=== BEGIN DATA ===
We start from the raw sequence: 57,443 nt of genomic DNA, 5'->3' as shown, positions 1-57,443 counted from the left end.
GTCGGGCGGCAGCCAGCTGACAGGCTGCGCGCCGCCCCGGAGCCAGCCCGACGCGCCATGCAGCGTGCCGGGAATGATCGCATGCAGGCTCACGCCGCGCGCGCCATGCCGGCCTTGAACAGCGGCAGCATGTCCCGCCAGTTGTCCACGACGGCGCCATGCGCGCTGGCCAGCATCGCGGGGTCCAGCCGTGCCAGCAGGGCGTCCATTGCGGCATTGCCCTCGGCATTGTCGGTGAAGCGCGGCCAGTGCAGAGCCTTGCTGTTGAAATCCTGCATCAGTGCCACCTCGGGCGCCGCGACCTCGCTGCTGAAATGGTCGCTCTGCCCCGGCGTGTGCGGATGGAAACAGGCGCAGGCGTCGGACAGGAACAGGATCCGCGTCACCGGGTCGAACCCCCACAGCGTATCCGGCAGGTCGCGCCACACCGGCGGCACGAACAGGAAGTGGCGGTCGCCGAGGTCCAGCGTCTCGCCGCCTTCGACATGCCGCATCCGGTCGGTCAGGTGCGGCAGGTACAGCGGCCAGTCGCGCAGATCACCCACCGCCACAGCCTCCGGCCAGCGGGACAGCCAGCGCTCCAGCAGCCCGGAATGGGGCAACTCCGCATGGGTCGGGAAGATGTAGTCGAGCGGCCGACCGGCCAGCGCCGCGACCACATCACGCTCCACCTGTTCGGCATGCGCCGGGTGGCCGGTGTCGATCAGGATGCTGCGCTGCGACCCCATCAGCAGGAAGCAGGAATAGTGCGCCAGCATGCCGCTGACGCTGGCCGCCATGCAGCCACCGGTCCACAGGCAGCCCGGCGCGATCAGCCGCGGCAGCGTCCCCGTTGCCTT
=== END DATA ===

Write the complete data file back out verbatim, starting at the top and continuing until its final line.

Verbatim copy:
We start from the raw sequence: 57,443 nt of genomic DNA, 5'->3' as shown, positions 1-57,443 counted from the left end.
GTCGGGCGGCAGCCAGCTGACAGGCTGCGCGCCGCCCCGGAGCCAGCCCGACGCGCCATGCAGCGTGCCGGGAATGATCGCATGCAGGCTCACGCCGCGCGCGCCATGCCGGCCTTGAACAGCGGCAGCATGTCCCGCCAGTTGTCCACGACGGCGCCATGCGCGCTGGCCAGCATCGCGGGGTCCAGCCGTGCCAGCAGGGCGTCCATTGCGGCATTGCCCTCGGCATTGTCGGTGAAGCGCGGCCAGTGCAGAGCCTTGCTGTTGAAATCCTGCATCAGTGCCACCTCGGGCGCCGCGACCTCGCTGCTGAAATGGTCGCTCTGCCCCGGCGTGTGCGGATGGAAACAGGCGCAGGCGTCGGACAGGAACAGGATCCGCGTCACCGGGTCGAACCCCCACAGCGTATCCGGCAGGTCGCGCCACACCGGCGGCACGAACAGGAAGTGGCGGTCGCCGAGGTCCAGCGTCTCGCCGCCTTCGACATGCCGCATCCGGTCGGTCAGGTGCGGCAGGTACAGCGGCCAGTCGCGCAGATCACCCACCGCCACAGCCTCCGGCCAGCGGGACAGCCAGCGCTCCAGCAGCCCGGAATGGGGCAACTCCGCATGGGTCGGGAAGATGTAGTCGAGCGGCCGACCGGCCAGCGCCGCGACCACATCACGCTCCACCTGTTCGGCATGCGCCGGGTGGCCGGTGTCGATCAGGATGCTGCGCTGCGACCCCATCAGCAGGAAGCAGGAATAGTGCGCCAGCATGCCGCTGACGCTGGCCGCCATGCAGCCACCGGTCCACAGGCAGCCCGGCGCGATCAGCCGCGGCAGCGTCCCCGTTGCCTT